Identity Crisis review at Ovalhouse, London – ‘ambitious but unfocused’
Phina Oruche strides on stage in a sleek black jumpsuit. She’s reliving the terrible aftermath of her niece’s death, who died of a sudden brain aneurysm aged 19.
A well-meaning policewoman compliments Oruche on her silky hair – she rips it off. It’s a wig, and it slides across the stage floor and into the shadows. This act of rebellion and triumph could be a symbol for Oruche’s energetic one-woman production: part autobiography and part revisionist personal history, it plays out on spartan stage populated by several umbrellas, two chairs, and dozens of glossy projections of Oruche's life in fashion on a screen behind her.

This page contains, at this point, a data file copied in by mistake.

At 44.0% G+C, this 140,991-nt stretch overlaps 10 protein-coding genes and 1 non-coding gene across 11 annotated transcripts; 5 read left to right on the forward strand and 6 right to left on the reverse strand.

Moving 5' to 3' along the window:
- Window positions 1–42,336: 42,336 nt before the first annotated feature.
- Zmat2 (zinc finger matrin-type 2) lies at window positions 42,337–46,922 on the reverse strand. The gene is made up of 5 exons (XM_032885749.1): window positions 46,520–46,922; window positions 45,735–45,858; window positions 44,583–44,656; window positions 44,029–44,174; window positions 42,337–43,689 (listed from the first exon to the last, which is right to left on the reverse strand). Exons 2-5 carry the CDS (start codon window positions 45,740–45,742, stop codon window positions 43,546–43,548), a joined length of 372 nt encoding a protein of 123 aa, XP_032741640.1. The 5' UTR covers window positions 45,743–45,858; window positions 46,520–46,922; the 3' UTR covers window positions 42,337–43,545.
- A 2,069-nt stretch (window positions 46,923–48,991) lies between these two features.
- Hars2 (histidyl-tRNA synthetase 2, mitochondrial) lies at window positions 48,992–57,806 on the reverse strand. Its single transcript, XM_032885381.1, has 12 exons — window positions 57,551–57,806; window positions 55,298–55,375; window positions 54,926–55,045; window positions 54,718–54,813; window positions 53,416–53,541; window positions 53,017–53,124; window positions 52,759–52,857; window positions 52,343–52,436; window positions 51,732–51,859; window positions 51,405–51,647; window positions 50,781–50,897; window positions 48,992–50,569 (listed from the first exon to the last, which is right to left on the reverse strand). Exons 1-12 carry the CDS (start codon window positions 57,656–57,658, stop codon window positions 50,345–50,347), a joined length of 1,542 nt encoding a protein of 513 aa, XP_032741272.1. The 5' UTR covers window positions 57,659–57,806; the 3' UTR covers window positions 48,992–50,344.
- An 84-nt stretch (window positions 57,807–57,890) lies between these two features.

Oruche plays nine different characters, from her sharp Nigerian mother to her Scouser best friend with a fake tan, and tackles everything from #OscarsSoWhite to typecasting to the natural hair movement.
It’s an ambitious but unfocused solo show, and while a confiding, likeable Oruche tries to mine her life for material – and there’s plenty of it – she constantly runs the risk of going on rambling rants or skittering from one snappy anecdote or character to the next, leaving us without much of an emotional anchor.
And it’s a pity, because as a model, actress, writer and radio presenter who’s relied so heavily on the cultivation of a specific image to get where she is, it feels like she has more to offer than anecdotes and complaints about the media industry and its engagement with race.
There’s little in the way of excavation here, though there’s plenty of dishing the dirt.